by Rick Dunham, Founder+CEO
People tend to confuse power and leadership. And true leadership isn’t in it for the power but for the people. I also believe the paradigm of what is most commonly called “servant leadership” falls short of God’s highest form of leadership. Let me explain what I mean by that.
First, let’s talk about servant leadership. Servant leadership is based primarily on the passage I mentioned in my last post, Matthew 20:20-28, with particular attention on verses 25-28.
“You know that the rulers of the Gentiles lord it over them, and their high officials exercise authority over them. Not so with you. Instead, whoever wants to become great among you must be your servant, and whoever wants to be first must be your slave—just as the Son of Man did not come to be served, but to serve, and to give his life as a ransom for many.”
It’s easy to see that Jesus calls for a type of leadership that flips its attention from the power of its authority to the people under that authority, which is what we looked at in my last post. As I mentioned, servant leadership ascribes the role of leading to that of one who puts as a priority the service of those under his or her authority rather than the exercise of power.
While this type of leadership is important, I believe it’s a second tier of leadership, not the ultimate type of leadership, that Jesus calls us to. If you read on, you will read the most radical statement possible on leadership, and that is to be a “slave” not a servant. And there is a huge difference.
The word “servant” in the Greek is diakonos. It’s the word we use for the role of “deacon” as set up by the apostles in Acts chapter 6. A deacon is one who is committed to serve and care for the needs of others.
But Jesus doesn’t stop there. He takes it a step further. He tells us that to be the greatest leader we must be a bond-slave, which in the Greek is the word doulos. A bond-slave is one who is bound to the service of his or her master. Service isn’t voluntary, it is mandatory. It’s the word used by Paul in Philippians 2:5-8:
“Have this attitude in yourselves which was also in Christ Jesus, who, although He existed in the form of God, did not regard equality with God a thing to be grasped, but emptied Himself, taking the form of a bond-servant, and being made in the likeness of men. Being found in appearance as a man, He humbled Himself by becoming obedient to the point of death, even death on a cross.”
The word to describe Jesus is that of a bond-slave. He willingly made Himself subject to death, to which He became obedient.
Bond-slaves by definition understand that they are not their own, but are subjects of their master to whom they owe their complete allegiance. Again, service is not optional but mandatory.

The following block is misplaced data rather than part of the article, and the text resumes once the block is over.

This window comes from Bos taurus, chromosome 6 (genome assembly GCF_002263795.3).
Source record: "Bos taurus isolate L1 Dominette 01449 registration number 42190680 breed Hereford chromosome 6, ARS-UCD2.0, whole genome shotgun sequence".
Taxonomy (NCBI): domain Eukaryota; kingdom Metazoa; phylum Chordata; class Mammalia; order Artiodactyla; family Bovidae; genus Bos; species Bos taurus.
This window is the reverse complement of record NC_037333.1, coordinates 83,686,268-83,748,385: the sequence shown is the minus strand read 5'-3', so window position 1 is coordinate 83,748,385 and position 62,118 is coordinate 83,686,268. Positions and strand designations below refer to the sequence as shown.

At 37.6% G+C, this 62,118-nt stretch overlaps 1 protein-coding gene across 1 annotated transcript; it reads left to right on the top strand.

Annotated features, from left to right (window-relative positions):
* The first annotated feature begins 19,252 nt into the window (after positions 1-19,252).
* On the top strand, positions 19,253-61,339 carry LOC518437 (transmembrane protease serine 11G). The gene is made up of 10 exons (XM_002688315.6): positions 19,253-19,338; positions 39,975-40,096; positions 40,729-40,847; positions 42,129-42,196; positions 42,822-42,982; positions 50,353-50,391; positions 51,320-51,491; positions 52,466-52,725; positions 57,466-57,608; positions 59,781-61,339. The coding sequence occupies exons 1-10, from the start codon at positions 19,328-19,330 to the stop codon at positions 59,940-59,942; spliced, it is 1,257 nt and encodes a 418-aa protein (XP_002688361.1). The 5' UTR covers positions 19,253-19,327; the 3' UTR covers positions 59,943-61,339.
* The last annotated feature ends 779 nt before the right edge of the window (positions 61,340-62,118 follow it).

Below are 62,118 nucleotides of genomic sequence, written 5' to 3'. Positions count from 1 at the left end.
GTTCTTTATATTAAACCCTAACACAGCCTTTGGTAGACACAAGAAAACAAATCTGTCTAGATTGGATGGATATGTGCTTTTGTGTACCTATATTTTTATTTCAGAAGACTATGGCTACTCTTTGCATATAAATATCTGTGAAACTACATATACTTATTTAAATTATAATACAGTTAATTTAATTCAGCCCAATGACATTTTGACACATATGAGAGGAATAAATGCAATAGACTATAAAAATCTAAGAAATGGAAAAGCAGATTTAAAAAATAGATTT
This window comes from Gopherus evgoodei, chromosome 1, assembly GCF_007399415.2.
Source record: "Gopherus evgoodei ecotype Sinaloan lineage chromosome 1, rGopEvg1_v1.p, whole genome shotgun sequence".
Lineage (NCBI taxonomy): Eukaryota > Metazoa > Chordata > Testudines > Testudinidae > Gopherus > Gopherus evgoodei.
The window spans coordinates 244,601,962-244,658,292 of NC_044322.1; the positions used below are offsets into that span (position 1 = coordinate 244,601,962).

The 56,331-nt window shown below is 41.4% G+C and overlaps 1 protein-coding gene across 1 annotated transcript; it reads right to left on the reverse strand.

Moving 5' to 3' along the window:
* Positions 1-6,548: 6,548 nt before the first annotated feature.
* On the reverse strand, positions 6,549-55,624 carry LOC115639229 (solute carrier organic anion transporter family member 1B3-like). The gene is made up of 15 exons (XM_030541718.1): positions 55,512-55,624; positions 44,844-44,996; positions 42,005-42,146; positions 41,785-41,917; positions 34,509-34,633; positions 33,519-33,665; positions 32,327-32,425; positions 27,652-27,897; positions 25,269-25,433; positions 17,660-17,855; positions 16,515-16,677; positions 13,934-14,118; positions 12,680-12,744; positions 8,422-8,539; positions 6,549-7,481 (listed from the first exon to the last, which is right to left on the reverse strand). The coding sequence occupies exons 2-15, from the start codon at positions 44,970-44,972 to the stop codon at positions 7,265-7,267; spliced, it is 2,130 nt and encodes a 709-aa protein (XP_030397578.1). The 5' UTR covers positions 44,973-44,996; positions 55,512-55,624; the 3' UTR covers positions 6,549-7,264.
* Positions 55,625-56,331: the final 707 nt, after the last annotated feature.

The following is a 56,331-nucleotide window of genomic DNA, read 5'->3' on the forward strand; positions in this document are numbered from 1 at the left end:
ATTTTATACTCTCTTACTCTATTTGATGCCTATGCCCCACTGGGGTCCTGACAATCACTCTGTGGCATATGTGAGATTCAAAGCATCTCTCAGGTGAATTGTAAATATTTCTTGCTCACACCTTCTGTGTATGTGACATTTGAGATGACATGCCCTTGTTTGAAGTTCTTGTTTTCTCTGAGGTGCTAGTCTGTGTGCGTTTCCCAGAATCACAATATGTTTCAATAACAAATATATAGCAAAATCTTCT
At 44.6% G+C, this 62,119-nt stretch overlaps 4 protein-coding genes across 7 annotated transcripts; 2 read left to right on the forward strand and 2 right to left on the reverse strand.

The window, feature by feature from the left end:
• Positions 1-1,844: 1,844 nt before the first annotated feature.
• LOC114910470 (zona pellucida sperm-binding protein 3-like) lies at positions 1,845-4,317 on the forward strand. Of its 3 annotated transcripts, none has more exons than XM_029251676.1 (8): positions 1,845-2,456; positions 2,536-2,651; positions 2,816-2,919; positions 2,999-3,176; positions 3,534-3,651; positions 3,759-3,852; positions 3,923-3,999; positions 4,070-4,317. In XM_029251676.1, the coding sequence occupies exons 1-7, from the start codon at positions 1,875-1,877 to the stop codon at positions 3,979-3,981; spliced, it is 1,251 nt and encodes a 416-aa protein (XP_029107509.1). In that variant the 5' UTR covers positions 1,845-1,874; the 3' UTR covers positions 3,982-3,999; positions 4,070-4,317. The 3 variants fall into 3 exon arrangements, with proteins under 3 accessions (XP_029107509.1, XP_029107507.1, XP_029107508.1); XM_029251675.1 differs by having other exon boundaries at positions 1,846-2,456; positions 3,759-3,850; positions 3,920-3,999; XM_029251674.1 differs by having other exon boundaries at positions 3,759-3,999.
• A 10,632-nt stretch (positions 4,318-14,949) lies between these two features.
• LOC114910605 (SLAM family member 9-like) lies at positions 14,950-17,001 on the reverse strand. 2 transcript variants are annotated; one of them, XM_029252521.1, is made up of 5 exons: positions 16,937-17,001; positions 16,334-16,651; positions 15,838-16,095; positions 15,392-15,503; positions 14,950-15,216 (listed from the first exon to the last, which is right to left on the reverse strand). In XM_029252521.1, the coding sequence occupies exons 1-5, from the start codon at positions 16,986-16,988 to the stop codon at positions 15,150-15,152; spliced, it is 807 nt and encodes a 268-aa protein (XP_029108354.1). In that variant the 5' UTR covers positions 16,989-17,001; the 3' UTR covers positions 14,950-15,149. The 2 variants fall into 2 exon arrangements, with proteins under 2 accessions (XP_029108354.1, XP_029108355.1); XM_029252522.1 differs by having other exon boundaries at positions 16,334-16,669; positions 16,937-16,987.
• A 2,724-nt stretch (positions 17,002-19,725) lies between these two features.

The highest form of leadership is not servant leadership. The highest form of leadership is what I call sacrificial leadership. I’m suggesting this level of leadership certainly understands that the role of leadership isn’t about power, control, and how those under their authority can serve their purposes. But it goes beyond that.
First, it does as Christ did and empties oneself. Of what? Of personal glory. Of the privilege of position. Of an agenda that serves oneself. Of an expectation that others will serve you.
Second, it is willing to sacrifice for the benefit of those being led. Not just a little. But at great personal cost.
Sacrificial leadership understands that the highest form of leadership doesn’t just serve those under the leader’s authority but is subject to the needs and success of those for whom they are responsible. It’s a mentality that isn’t just about serving those under their leadership, but rather is willing to sacrifice oneself – even at a very significant cost – to help those under their leadership achieve success.
For Christ, the cost was His life. At any time, He could have bailed out. But He didn’t. Because His purpose in coming to earth was “to serve and to give His life a ransom for many.” That is the standard Christ set for the highest form of leadership – sacrificial leadership.
Practically, this means a completely different mindset than even servant leadership. It means that the success of those under your charge is so important to you, that you are willing to sacrifice your time, your personal agenda, the spotlight… whatever it takes. And it means those whom you lead know that their highest good is your greatest priority and they see that demonstrated in what you are willing to sacrifice on their behalf.
That’s true leadership.
More Insights from Rick Dunham: “Confusing POWER with Leadership”
Ready to take the next step? Dunham+Company is here to help your organization have more impact and establish deeper relationships with your donors and supporters. Contact Bethany Cranfield at 469-454-0100 to get more information.